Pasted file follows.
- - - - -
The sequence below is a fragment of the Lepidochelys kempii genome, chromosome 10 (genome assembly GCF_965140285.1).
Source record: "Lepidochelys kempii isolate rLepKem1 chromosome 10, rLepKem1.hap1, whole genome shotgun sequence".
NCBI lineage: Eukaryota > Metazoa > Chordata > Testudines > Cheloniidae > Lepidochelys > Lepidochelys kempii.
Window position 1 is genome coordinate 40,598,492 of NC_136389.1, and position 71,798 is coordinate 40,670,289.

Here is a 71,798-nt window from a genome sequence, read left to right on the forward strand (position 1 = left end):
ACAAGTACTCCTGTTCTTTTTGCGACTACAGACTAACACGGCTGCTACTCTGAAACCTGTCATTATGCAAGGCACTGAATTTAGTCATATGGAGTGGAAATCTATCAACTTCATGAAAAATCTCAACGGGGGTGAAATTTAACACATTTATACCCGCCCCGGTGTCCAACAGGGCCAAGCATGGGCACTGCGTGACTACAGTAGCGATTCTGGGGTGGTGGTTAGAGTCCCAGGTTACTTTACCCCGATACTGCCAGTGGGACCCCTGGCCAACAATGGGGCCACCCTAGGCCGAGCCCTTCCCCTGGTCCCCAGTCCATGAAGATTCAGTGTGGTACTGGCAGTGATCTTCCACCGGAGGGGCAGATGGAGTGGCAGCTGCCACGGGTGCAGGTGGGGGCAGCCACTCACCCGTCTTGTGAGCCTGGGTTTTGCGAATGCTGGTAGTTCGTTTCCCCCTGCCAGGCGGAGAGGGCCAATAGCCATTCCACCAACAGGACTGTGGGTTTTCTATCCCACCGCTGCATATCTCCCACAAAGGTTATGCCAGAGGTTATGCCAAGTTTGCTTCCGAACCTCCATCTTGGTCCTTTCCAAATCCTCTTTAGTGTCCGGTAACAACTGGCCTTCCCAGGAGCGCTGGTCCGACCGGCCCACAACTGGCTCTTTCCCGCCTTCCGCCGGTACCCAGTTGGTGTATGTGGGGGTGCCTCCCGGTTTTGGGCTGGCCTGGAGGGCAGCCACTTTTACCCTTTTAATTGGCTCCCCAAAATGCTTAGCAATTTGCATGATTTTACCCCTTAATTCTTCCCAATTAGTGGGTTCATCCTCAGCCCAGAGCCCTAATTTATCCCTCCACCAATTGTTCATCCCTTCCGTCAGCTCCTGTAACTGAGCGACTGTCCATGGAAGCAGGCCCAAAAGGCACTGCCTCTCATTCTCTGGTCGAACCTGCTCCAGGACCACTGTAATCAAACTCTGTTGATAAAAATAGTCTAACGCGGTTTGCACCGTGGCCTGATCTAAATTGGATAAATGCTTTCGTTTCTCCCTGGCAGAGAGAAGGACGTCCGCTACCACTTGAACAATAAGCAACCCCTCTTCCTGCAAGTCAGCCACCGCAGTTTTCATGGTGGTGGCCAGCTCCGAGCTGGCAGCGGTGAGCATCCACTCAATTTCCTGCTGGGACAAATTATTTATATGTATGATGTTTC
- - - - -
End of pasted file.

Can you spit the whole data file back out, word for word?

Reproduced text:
The sequence below is a fragment of the Lepidochelys kempii genome, chromosome 10 (genome assembly GCF_965140285.1).
Source record: "Lepidochelys kempii isolate rLepKem1 chromosome 10, rLepKem1.hap1, whole genome shotgun sequence".
NCBI lineage: Eukaryota > Metazoa > Chordata > Testudines > Cheloniidae > Lepidochelys > Lepidochelys kempii.
Window position 1 is genome coordinate 40,598,492 of NC_136389.1, and position 71,798 is coordinate 40,670,289.

Here is a 71,798-nt window from a genome sequence, read left to right on the forward strand (position 1 = left end):
ACAAGTACTCCTGTTCTTTTTGCGACTACAGACTAACACGGCTGCTACTCTGAAACCTGTCATTATGCAAGGCACTGAATTTAGTCATATGGAGTGGAAATCTATCAACTTCATGAAAAATCTCAACGGGGGTGAAATTTAACACATTTATACCCGCCCCGGTGTCCAACAGGGCCAAGCATGGGCACTGCGTGACTACAGTAGCGATTCTGGGGTGGTGGTTAGAGTCCCAGGTTACTTTACCCCGATACTGCCAGTGGGACCCCTGGCCAACAATGGGGCCACCCTAGGCCGAGCCCTTCCCCTGGTCCCCAGTCCATGAAGATTCAGTGTGGTACTGGCAGTGATCTTCCACCGGAGGGGCAGATGGAGTGGCAGCTGCCACGGGTGCAGGTGGGGGCAGCCACTCACCCGTCTTGTGAGCCTGGGTTTTGCGAATGCTGGTAGTTCGTTTCCCCCTGCCAGGCGGAGAGGGCCAATAGCCATTCCACCAACAGGACTGTGGGTTTTCTATCCCACCGCTGCATATCTCCCACAAAGGTTATGCCAGAGGTTATGCCAAGTTTGCTTCCGAACCTCCATCTTGGTCCTTTCCAAATCCTCTTTAGTGTCCGGTAACAACTGGCCTTCCCAGGAGCGCTGGTCCGACCGGCCCACAACTGGCTCTTTCCCGCCTTCCGCCGGTACCCAGTTGGTGTATGTGGGGGTGCCTCCCGGTTTTGGGCTGGCCTGGAGGGCAGCCACTTTTACCCTTTTAATTGGCTCCCCAAAATGCTTAGCAATTTGCATGATTTTACCCCTTAATTCTTCCCAATTAGTGGGTTCATCCTCAGCCCAGAGCCCTAATTTATCCCTCCACCAATTGTTCATCCCTTCCGTCAGCTCCTGTAACTGAGCGACTGTCCATGGAAGCAGGCCCAAAAGGCACTGCCTCTCATTCTCTGGTCGAACCTGCTCCAGGACCACTGTAATCAAACTCTGTTGATAAAAATAGTCTAACGCGGTTTGCACCGTGGCCTGATCTAAATTGGATAAATGCTTTCGTTTCTCCCTGGCAGAGAGAAGGACGTCCGCTACCACTTGAACAATAAGCAACCCCTCTTCCTGCAAGTCAGCCACCGCAGTTTTCATGGTGGTGGCCAGCTCCGAGCTGGCAGCGGTGAGCATCCACTCAATTTCCTGCTGGGACAAATTATTTATATGTATGATGTTTC